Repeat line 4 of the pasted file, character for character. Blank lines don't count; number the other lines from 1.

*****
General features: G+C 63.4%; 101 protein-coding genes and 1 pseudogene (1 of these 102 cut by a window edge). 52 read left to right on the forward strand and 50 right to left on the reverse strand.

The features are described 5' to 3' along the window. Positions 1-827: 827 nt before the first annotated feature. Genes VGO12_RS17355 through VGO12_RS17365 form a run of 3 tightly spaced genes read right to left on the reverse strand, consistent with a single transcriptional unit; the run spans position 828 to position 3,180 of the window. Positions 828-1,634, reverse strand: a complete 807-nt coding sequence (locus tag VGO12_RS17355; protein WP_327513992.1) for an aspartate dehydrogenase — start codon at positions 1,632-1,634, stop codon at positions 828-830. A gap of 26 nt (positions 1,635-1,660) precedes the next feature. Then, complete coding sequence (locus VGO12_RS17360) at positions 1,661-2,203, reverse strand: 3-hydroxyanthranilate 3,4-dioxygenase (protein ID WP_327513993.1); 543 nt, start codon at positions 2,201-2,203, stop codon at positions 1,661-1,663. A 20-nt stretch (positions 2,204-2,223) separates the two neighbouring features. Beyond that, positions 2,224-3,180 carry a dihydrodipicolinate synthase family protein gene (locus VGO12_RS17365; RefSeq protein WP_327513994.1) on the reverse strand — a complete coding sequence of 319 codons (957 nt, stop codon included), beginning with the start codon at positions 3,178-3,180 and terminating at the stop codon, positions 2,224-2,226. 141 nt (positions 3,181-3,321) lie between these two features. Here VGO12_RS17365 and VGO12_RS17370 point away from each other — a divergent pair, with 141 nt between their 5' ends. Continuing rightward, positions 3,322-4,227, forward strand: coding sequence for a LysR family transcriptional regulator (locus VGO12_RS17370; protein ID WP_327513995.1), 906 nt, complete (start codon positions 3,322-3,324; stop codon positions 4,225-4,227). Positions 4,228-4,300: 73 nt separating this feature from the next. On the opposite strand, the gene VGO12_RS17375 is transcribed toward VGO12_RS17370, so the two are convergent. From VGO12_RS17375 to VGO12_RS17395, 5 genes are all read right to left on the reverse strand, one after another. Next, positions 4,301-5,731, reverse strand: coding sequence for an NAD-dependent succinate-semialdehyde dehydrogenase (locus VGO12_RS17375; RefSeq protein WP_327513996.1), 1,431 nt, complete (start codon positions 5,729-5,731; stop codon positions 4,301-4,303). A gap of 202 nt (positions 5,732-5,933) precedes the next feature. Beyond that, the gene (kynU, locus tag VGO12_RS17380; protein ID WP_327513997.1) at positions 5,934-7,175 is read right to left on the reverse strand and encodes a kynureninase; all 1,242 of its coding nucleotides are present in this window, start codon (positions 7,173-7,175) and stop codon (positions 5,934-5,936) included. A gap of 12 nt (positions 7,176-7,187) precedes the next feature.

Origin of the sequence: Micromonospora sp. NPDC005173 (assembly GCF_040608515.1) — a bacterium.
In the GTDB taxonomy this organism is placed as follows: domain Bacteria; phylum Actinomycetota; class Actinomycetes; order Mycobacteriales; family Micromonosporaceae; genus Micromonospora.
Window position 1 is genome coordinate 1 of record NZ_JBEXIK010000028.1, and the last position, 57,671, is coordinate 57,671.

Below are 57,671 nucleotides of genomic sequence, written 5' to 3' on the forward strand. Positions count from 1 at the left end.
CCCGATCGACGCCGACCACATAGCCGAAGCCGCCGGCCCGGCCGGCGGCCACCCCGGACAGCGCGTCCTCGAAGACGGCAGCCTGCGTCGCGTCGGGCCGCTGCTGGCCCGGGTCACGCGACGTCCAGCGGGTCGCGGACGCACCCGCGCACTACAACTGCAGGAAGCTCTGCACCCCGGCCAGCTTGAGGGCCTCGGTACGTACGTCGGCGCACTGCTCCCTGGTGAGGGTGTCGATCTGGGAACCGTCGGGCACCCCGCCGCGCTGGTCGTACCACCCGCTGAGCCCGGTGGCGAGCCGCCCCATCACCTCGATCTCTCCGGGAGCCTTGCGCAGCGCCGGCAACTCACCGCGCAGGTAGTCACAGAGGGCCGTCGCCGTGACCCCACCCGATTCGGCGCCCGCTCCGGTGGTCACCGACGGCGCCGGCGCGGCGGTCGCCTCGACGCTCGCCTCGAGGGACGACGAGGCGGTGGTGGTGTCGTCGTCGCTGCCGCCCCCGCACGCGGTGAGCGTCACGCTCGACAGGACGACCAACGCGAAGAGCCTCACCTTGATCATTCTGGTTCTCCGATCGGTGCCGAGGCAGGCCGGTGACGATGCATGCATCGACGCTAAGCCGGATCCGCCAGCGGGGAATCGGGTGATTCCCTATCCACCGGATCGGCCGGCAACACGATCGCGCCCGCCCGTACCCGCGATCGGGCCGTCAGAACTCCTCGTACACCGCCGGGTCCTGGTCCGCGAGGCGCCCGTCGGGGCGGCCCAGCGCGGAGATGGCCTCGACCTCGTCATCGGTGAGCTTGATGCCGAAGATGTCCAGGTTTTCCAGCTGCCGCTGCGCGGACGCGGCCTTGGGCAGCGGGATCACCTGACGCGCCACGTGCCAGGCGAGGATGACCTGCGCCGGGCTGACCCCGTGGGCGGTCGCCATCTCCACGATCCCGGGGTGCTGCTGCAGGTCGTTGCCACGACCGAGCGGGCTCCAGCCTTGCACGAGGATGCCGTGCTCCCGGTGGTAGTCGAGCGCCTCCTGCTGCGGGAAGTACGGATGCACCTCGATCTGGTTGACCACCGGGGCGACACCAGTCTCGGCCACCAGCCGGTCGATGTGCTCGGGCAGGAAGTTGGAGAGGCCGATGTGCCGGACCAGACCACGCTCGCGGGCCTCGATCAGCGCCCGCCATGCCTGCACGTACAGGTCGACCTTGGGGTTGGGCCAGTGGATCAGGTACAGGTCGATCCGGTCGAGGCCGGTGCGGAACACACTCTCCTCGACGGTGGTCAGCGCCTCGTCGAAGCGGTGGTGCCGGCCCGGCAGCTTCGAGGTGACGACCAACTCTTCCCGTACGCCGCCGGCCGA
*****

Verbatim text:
In the GTDB taxonomy this organism is placed as follows: domain Bacteria; phylum Actinomycetota; class Actinomycetes; order Mycobacteriales; family Micromonosporaceae; genus Micromonospora.